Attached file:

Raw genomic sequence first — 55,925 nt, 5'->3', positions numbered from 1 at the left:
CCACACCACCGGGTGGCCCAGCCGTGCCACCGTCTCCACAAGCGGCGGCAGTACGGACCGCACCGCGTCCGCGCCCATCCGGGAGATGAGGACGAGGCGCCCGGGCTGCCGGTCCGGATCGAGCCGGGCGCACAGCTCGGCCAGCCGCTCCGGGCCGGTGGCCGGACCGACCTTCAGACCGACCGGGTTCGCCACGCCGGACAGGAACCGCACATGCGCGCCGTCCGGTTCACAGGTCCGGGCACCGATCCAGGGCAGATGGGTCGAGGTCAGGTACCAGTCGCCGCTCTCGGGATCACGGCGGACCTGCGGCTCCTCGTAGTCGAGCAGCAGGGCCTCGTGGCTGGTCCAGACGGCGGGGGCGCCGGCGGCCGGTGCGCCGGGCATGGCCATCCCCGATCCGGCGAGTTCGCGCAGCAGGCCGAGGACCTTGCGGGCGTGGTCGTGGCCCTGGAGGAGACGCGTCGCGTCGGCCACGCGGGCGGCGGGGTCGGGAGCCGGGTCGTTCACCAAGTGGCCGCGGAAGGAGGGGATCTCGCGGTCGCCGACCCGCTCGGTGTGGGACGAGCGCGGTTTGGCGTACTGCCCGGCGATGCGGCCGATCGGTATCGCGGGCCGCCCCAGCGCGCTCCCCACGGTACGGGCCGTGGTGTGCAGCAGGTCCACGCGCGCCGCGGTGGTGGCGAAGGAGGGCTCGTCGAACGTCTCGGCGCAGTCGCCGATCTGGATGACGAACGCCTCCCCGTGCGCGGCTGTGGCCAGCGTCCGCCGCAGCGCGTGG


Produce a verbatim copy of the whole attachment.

Raw genomic sequence first — 55,925 nt, 5'->3', positions numbered from 1 at the left:
CCACACCACCGGGTGGCCCAGCCGTGCCACCGTCTCCACAAGCGGCGGCAGTACGGACCGCACCGCGTCCGCGCCCATCCGGGAGATGAGGACGAGGCGCCCGGGCTGCCGGTCCGGATCGAGCCGGGCGCACAGCTCGGCCAGCCGCTCCGGGCCGGTGGCCGGACCGACCTTCAGACCGACCGGGTTCGCCACGCCGGACAGGAACCGCACATGCGCGCCGTCCGGTTCACAGGTCCGGGCACCGATCCAGGGCAGATGGGTCGAGGTCAGGTACCAGTCGCCGCTCTCGGGATCACGGCGGACCTGCGGCTCCTCGTAGTCGAGCAGCAGGGCCTCGTGGCTGGTCCAGACGGCGGGGGCGCCGGCGGCCGGTGCGCCGGGCATGGCCATCCCCGATCCGGCGAGTTCGCGCAGCAGGCCGAGGACCTTGCGGGCGTGGTCGTGGCCCTGGAGGAGACGCGTCGCGTCGGCCACGCGGGCGGCGGGGTCGGGAGCCGGGTCGTTCACCAAGTGGCCGCGGAAGGAGGGGATCTCGCGGTCGCCGACCCGCTCGGTGTGGGACGAGCGCGGTTTGGCGTACTGCCCGGCGATGCGGCCGATCGGTATCGCGGGCCGCCCCAGCGCGCTCCCCACGGTACGGGCCGTGGTGTGCAGCAGGTCCACGCGCGCCGCGGTGGTGGCGAAGGAGGGCTCGTCGAACGTCTCGGCGCAGTCGCCGATCTGGATGACGAACGCCTCCCCGTGCGCGGCTGTGGCCAGCGTCCGCCGCAGCGCGTGG